The recently disclosed financial meltdown at Special Olympics of Oregon shouldn’t have come as a surprise to the members of its board. If it did, they were either not paying attention or they were the victims of the endless capacity of people for self-delusion.
Margaret Hunt, CEO of the nonprofit from 2003 to May of this year, portrayed the organization’s current troubles as part of the normal ebb and flow of a typical nonprofit’s finances. “There are always ups and downs in the nonprofit world,” she told The Oregonian.
But the nonprofit’s financial filings going back to 2003 show that the only years its expenses exceeded its revenues from 2003-2013 were in 2007 and 2008. It covered a $525,979 deficit in 2007 with balances from 2006. In 2008, it faced a $666,361 deficit, but it recovered, restoring its net assets or fund balances to 1,484,764 by 2013.
The following year, however, was a fiscal fiasco, with expenses exceeding revenue by $506,464, necessitating another dip into its net assets to cover the overspending. Some recovery came in 2015, when revenues increased by about $1 million, but 2016 brought another revenue dip of about $700,000, resulting in $325,280 of expenses over revenues.
Britt Carlson Oase, appointed Special Olympics Oregon’s CEO in June, attributed the financial problems to a mismatch between the program spending and charitable giving. In other words, the nonprofit spent more than it took in.
Things got even worse in 2017, Oase told The Oregonian earlier this month. Few details are available, however, because Special Olympics has not yet filed its 2017 financial report to the Internal Revenue Service and the organization has not made public a 2017 financial report by its CPA, GaryMcGee & Co. LLP.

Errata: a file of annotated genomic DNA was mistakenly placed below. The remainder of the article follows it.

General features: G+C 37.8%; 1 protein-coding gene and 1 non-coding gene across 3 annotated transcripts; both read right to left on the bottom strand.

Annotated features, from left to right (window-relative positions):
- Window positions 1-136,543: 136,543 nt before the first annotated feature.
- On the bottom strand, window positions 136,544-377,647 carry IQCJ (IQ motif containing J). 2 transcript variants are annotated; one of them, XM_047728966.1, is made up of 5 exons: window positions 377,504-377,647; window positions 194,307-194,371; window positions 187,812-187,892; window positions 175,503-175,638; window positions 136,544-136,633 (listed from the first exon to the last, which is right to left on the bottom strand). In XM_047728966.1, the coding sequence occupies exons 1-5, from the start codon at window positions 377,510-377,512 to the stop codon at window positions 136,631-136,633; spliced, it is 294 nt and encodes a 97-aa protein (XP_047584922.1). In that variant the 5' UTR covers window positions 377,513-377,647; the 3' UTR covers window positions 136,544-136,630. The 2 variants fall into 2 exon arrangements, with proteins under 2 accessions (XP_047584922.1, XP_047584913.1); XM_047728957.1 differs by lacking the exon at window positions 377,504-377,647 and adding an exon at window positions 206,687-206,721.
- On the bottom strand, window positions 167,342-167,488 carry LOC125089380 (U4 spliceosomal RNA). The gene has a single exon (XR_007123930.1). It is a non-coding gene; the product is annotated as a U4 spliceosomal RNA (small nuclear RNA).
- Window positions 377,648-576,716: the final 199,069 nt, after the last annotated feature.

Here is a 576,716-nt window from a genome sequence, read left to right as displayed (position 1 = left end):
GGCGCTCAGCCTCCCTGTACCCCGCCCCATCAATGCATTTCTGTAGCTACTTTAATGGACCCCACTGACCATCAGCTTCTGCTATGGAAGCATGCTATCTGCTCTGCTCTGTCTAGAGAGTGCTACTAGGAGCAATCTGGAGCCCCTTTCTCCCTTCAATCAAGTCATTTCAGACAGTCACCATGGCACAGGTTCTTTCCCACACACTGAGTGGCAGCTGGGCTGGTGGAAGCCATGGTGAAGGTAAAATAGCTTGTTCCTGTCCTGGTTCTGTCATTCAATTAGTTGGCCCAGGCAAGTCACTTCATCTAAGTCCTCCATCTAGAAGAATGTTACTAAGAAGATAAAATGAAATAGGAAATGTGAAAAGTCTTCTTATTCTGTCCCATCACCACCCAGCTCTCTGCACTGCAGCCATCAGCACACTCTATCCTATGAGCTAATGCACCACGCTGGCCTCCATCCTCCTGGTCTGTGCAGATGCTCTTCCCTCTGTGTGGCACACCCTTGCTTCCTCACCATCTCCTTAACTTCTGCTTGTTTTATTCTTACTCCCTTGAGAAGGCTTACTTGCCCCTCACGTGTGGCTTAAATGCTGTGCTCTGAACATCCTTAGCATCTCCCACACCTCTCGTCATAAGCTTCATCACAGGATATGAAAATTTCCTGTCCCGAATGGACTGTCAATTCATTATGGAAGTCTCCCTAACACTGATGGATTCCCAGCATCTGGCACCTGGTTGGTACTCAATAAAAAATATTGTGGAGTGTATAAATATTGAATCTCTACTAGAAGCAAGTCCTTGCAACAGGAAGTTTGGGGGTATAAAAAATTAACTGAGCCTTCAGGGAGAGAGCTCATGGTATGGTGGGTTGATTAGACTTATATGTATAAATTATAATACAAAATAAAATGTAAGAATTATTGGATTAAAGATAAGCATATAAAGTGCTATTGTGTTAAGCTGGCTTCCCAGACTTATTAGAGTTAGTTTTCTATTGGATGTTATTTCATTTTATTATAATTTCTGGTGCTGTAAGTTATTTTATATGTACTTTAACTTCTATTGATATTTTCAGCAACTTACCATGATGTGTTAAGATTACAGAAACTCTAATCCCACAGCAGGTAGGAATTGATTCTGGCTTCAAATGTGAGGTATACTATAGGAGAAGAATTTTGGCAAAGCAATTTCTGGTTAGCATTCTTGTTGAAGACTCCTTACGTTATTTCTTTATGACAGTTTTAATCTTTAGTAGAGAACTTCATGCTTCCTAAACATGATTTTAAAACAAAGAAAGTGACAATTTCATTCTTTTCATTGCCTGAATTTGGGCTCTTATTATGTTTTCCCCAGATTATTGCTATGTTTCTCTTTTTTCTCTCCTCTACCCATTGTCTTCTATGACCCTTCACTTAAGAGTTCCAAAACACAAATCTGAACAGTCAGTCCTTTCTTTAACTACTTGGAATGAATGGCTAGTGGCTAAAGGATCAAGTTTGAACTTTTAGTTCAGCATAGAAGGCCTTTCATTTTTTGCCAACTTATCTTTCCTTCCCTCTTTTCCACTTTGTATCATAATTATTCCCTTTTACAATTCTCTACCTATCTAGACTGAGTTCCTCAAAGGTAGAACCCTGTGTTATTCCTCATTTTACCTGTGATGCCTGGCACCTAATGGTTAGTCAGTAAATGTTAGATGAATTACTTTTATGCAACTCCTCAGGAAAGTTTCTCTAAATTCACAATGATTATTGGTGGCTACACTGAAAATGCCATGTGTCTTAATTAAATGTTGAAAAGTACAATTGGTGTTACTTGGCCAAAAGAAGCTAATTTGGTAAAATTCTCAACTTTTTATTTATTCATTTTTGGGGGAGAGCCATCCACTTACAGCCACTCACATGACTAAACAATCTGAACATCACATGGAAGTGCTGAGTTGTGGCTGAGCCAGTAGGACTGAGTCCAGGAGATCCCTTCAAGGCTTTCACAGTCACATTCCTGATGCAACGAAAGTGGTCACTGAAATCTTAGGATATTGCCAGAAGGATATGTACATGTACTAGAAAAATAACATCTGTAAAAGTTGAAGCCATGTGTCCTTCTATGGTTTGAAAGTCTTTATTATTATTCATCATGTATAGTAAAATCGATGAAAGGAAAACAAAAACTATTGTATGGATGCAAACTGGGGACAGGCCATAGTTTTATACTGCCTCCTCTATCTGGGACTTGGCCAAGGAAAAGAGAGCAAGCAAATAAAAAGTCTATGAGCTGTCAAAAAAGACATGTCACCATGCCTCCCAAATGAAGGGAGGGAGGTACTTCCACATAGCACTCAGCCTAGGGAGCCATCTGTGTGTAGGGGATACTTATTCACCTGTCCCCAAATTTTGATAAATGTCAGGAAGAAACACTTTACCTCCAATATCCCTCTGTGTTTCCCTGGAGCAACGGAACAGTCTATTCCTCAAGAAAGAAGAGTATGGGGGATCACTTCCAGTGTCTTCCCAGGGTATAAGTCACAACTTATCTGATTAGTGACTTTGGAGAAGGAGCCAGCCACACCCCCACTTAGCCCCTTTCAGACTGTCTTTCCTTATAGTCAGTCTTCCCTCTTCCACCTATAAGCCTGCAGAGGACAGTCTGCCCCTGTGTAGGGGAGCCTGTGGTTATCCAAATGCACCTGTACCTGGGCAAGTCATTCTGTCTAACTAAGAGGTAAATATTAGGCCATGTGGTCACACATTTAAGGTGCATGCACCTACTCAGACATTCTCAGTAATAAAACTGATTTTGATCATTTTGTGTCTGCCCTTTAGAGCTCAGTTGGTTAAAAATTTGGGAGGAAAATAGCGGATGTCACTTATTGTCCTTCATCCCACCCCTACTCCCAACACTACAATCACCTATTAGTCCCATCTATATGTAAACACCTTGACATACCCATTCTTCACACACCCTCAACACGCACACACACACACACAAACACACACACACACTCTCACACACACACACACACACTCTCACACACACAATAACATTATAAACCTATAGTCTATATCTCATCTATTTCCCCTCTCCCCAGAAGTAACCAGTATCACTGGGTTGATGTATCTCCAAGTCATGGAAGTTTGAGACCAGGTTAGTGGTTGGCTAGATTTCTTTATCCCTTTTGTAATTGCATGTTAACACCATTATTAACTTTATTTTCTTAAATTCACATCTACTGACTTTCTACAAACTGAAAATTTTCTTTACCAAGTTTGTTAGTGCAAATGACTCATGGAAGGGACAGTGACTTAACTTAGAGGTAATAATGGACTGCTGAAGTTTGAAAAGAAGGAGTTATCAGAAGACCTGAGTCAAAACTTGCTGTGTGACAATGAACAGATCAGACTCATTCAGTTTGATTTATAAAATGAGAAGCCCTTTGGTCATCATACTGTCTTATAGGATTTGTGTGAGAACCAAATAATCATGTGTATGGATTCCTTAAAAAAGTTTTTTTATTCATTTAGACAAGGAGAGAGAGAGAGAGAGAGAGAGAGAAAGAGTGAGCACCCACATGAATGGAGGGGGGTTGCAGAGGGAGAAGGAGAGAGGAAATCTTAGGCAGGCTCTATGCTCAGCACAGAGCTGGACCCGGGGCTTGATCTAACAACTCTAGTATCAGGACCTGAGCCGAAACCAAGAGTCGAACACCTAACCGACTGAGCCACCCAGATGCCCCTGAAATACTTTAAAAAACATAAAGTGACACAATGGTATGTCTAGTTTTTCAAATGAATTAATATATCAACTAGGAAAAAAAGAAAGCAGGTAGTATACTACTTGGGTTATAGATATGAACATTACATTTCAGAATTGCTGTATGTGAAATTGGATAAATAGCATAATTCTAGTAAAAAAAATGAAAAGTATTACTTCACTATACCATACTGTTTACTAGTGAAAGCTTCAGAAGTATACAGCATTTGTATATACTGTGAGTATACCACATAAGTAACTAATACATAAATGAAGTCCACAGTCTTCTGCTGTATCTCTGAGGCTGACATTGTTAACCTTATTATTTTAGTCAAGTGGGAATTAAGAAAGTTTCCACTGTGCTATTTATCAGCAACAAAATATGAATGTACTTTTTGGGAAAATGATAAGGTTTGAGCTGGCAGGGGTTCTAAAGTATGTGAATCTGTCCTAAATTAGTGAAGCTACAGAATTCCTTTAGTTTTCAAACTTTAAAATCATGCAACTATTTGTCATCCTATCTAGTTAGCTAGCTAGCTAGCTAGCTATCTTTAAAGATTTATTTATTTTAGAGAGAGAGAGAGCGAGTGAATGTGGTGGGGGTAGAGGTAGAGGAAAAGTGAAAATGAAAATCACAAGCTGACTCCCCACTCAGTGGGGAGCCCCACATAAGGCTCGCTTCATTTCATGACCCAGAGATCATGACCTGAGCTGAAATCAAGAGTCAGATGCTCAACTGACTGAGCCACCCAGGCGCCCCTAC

The nonprofit’s tenuous position was evident, however in the CPA’s 2016 report.
The 2016 financial statements reported a net operating loss of $131,850 and a decline in total net assets of $269,156. This followed operating losses in 2014 and 2015, and a decline in new grant and contribution commitments in 2016.
As a result, the organization’s cumulative unrestricted net asset deficit increased from negative $1,172,950 in 2015 to negative $1,304,800 at December 31, 2016.
In addition, during 2016, outstanding trade payables, money the nonprofit owed to suppliers for goods or services, grew by $328,082, and cash balances declined to $58,360, representing only 5 days of operating outflows.
As of the end of 2016, current liabilities were greater than current assets by $282,346 and after the 2016 report, out-standing trade payables increased to more than $1.0 million.
According to the CPA’s annual report for 2016, the organization had outstanding borrowings of $651,232 on its line of credit, which increased to $1 million as of September 30, 2017.
In other words, even if Special Olympics Oregon had pulled off a decent 2017, it would have been in trouble.
The CPA’s report said that as of October 31, 2017, Special Olympics of Oregon did not expect to be in compliance with certain financial covenants under the credit agreement. “If unable to continue to obtain amendments from the Lender that waive compliance with these financial covenants, the Lender could place the organization in default under the terms of the Credit Agreement,” the report said. A default “may severely or completely constrain the organization’s ability to continue to operate its business…”
Pretty alarming stuff.